An Army veteran who helped Alan Turing and his team crack enemy Enigma-coded messages during WWII has celebrated her 100th birthday.
Annie Downey, who has been known all her life as Nanza, lives at Royal Star & Garter in Solihull, and celebrated her landmark birthday on Monday, 13 February.
Nanza celebrated her birthday with a visit from family, who spent the day with her. She also received a card from His Majesty The King, and enjoyed a party with other residents at the Solihull Home.
Nanza was born near Glasgow in Campsie Glen in 1923. In 1943, at the age of 20, she joined the Auxiliary Territorial Service (ATS), training as a Wireless Operator, and learning Morse code. She was billeted in Harrogate, and served at a nearby listening post, intercepting coded German messages. These messages were collected each morning and taken to Bletchley Park, for Turing and his team to decipher.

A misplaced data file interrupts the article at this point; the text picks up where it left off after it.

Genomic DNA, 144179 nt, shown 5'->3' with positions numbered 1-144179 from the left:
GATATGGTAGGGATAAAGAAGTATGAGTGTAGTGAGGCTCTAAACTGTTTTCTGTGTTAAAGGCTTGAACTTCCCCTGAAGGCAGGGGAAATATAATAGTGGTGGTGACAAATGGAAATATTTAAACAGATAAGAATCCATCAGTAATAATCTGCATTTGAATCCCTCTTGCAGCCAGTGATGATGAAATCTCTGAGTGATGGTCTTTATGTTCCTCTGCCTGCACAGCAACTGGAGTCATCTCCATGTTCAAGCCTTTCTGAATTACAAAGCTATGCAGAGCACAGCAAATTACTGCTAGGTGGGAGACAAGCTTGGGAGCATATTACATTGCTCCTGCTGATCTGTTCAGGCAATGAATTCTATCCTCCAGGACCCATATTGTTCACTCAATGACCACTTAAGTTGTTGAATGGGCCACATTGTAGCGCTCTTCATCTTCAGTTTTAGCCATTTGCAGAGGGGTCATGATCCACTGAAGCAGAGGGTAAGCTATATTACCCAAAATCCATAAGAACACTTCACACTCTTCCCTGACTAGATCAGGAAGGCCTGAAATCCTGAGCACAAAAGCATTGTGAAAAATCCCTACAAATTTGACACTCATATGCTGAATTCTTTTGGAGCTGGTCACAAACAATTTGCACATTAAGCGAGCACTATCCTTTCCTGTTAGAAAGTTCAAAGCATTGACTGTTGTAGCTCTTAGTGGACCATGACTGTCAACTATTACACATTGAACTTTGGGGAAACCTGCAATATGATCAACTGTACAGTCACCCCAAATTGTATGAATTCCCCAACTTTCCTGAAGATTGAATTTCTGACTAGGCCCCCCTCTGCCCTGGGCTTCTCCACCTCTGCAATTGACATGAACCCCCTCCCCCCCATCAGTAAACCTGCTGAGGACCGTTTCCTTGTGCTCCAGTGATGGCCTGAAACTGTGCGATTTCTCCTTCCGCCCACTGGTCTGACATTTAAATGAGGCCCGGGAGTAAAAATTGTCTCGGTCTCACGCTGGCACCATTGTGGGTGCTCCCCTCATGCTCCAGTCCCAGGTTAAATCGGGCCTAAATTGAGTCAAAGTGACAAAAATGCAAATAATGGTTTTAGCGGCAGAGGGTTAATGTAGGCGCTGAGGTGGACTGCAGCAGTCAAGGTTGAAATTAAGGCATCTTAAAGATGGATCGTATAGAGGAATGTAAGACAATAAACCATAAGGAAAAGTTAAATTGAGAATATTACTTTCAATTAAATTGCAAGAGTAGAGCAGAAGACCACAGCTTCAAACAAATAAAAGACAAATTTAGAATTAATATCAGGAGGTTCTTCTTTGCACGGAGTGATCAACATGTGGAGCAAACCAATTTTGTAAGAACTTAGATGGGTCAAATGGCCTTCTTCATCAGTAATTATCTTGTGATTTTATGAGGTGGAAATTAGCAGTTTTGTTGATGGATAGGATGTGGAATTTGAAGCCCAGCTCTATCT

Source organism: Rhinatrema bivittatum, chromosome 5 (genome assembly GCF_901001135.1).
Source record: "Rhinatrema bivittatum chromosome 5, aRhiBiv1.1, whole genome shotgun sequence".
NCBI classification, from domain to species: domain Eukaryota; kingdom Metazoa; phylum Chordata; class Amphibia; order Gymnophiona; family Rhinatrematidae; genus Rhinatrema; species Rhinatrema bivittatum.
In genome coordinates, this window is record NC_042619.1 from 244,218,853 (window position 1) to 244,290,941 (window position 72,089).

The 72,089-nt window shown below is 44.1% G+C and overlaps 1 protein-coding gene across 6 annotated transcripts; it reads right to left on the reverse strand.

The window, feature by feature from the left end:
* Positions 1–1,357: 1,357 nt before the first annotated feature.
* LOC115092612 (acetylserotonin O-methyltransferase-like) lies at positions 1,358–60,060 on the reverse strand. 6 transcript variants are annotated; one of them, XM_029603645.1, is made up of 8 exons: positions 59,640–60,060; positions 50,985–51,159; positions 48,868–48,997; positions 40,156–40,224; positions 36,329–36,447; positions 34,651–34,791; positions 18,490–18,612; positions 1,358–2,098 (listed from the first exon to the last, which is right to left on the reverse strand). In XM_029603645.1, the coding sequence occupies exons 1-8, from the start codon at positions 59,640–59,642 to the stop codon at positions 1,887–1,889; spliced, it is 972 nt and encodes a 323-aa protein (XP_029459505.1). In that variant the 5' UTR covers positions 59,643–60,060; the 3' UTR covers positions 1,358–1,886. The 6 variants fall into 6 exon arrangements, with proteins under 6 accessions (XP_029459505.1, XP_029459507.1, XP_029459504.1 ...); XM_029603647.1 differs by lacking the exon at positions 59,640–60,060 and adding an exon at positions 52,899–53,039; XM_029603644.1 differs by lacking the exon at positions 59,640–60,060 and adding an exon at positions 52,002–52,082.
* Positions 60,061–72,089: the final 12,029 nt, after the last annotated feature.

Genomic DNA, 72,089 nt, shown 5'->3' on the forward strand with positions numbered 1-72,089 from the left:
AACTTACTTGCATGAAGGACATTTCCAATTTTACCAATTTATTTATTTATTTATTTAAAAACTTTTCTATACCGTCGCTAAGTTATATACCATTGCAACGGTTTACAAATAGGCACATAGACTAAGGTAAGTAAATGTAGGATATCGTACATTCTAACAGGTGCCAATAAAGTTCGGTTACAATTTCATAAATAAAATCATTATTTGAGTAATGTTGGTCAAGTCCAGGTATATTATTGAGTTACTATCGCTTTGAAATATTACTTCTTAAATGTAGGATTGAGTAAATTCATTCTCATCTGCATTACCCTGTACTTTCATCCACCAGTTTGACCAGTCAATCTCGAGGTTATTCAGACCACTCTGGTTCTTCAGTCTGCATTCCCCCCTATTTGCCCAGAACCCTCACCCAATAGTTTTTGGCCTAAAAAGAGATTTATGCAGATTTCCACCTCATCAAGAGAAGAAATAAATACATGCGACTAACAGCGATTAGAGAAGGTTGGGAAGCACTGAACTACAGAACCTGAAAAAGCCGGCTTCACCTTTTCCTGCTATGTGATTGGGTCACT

She said: “I didn’t know at the time that the messages were going to Bletchley, I just knew they were going somewhere. It was years later that I learned they went to Bletchley. I just knew a motorcycle came and a dispatch rider took them away every morning. Without realising it we were handling extremely sensitive information.”
Nanza’s deeds were recognised in 2010, when she received a signed certificate from then Prime Minister David Cameron, in which he said: “The Government wishes to express to you our deepest gratitude for the vital service you performed during World War II.”
She married Thomas in June 1945. They had planned to wed earlier, but were forced to postpone when Thomas, an RAF Navigator in Bomber Command’s Pathfinder Force (PFF), was shot down over Germany and taken prisoner of war.
Nanza later worked as an accountant for Sun Alliance in Hall Green, Birmingham, for a number of years until retirement.
Nanza’s daughter Linda said: “Mum had a wonderful day, it couldn’t have been better. The party in the afternoon was splendid and I’m grateful to staff at the Home for making it so special and memorable.”